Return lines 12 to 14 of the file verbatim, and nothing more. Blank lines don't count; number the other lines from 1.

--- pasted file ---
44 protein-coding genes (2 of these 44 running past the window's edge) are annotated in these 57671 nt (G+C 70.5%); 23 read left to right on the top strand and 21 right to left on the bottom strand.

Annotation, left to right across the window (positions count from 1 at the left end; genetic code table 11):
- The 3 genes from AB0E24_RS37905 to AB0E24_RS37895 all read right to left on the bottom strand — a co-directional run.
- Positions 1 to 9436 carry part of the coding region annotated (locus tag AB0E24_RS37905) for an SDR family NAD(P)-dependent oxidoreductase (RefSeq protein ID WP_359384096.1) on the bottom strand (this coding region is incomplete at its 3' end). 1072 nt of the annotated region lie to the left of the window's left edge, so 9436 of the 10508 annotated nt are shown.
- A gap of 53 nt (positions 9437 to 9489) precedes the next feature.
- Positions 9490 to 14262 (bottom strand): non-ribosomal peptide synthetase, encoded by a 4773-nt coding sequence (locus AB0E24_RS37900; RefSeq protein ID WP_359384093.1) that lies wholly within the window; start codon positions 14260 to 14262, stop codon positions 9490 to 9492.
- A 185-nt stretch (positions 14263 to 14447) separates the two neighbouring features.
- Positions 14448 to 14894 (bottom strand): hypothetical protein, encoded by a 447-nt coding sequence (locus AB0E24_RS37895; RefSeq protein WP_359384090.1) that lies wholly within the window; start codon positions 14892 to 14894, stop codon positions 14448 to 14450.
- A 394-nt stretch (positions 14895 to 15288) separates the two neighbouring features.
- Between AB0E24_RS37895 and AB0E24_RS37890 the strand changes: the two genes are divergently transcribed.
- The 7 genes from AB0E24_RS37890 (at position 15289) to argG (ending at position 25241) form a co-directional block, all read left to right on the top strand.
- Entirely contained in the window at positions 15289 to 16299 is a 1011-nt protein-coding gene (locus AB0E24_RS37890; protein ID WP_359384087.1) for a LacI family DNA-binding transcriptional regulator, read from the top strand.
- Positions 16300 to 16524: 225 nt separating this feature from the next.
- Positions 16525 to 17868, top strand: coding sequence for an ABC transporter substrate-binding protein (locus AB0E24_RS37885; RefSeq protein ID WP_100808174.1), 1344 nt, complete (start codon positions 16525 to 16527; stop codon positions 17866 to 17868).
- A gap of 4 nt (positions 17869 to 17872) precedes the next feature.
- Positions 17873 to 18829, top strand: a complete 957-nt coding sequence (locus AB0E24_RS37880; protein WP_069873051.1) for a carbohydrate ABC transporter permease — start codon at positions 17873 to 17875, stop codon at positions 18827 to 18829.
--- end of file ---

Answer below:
- Entirely contained in the window at positions 15289 to 16299 is a 1011-nt protein-coding gene (locus AB0E24_RS37890; protein ID WP_359384087.1) for a LacI family DNA-binding transcriptional regulator, read from the top strand.
- Positions 16300 to 16524: 225 nt separating this feature from the next.
- Positions 16525 to 17868, top strand: coding sequence for an ABC transporter substrate-binding protein (locus AB0E24_RS37885; RefSeq protein ID WP_100808174.1), 1344 nt, complete (start codon positions 16525 to 16527; stop codon positions 17866 to 17868).